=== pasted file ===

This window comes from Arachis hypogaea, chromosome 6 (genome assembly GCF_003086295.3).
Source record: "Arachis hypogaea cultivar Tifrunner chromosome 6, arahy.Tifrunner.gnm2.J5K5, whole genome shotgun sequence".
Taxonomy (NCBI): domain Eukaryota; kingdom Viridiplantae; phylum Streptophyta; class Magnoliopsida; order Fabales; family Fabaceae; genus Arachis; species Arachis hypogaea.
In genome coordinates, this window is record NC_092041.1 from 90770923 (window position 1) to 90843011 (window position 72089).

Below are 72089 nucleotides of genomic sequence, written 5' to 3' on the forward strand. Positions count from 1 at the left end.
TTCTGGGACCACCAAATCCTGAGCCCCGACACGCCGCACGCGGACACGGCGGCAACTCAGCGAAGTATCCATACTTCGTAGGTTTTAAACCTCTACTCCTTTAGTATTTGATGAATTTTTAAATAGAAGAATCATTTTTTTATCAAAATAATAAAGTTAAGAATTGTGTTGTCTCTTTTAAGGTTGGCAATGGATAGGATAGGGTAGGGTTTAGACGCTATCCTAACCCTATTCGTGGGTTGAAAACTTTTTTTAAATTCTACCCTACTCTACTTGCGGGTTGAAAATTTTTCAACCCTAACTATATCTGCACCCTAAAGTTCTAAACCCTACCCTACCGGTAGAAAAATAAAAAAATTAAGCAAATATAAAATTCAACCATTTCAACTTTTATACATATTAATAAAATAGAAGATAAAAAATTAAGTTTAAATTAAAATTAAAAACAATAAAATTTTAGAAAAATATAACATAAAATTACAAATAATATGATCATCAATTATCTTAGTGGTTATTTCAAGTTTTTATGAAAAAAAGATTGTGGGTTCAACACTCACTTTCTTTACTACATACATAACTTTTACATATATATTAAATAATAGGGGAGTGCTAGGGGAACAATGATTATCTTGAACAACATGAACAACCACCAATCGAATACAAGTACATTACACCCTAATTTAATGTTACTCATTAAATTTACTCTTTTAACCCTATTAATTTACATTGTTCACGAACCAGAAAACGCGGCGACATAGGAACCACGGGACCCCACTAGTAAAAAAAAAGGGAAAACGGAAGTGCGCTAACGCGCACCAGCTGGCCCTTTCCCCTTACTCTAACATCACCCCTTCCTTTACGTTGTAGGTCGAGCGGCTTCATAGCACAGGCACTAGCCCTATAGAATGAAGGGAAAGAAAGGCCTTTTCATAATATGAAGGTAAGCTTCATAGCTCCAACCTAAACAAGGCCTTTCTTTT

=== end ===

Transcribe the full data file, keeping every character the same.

This window comes from Arachis hypogaea, chromosome 6 (genome assembly GCF_003086295.3).
Source record: "Arachis hypogaea cultivar Tifrunner chromosome 6, arahy.Tifrunner.gnm2.J5K5, whole genome shotgun sequence".
Taxonomy (NCBI): domain Eukaryota; kingdom Viridiplantae; phylum Streptophyta; class Magnoliopsida; order Fabales; family Fabaceae; genus Arachis; species Arachis hypogaea.
In genome coordinates, this window is record NC_092041.1 from 90770923 (window position 1) to 90843011 (window position 72089).

Below are 72089 nucleotides of genomic sequence, written 5' to 3' on the forward strand. Positions count from 1 at the left end.
TTCTGGGACCACCAAATCCTGAGCCCCGACACGCCGCACGCGGACACGGCGGCAACTCAGCGAAGTATCCATACTTCGTAGGTTTTAAACCTCTACTCCTTTAGTATTTGATGAATTTTTAAATAGAAGAATCATTTTTTTATCAAAATAATAAAGTTAAGAATTGTGTTGTCTCTTTTAAGGTTGGCAATGGATAGGATAGGGTAGGGTTTAGACGCTATCCTAACCCTATTCGTGGGTTGAAAACTTTTTTTAAATTCTACCCTACTCTACTTGCGGGTTGAAAATTTTTCAACCCTAACTATATCTGCACCCTAAAGTTCTAAACCCTACCCTACCGGTAGAAAAATAAAAAAATTAAGCAAATATAAAATTCAACCATTTCAACTTTTATACATATTAATAAAATAGAAGATAAAAAATTAAGTTTAAATTAAAATTAAAAACAATAAAATTTTAGAAAAATATAACATAAAATTACAAATAATATGATCATCAATTATCTTAGTGGTTATTTCAAGTTTTTATGAAAAAAAGATTGTGGGTTCAACACTCACTTTCTTTACTACATACATAACTTTTACATATATATTAAATAATAGGGGAGTGCTAGGGGAACAATGATTATCTTGAACAACATGAACAACCACCAATCGAATACAAGTACATTACACCCTAATTTAATGTTACTCATTAAATTTACTCTTTTAACCCTATTAATTTACATTGTTCACGAACCAGAAAACGCGGCGACATAGGAACCACGGGACCCCACTAGTAAAAAAAAAGGGAAAACGGAAGTGCGCTAACGCGCACCAGCTGGCCCTTTCCCCTTACTCTAACATCACCCCTTCCTTTACGTTGTAGGTCGAGCGGCTTCATAGCACAGGCACTAGCCCTATAGAATGAAGGGAAAGAAAGGCCTTTTCATAATATGAAGGTAAGCTTCATAGCTCCAACCTAAACAAGGCCTTTCTTTT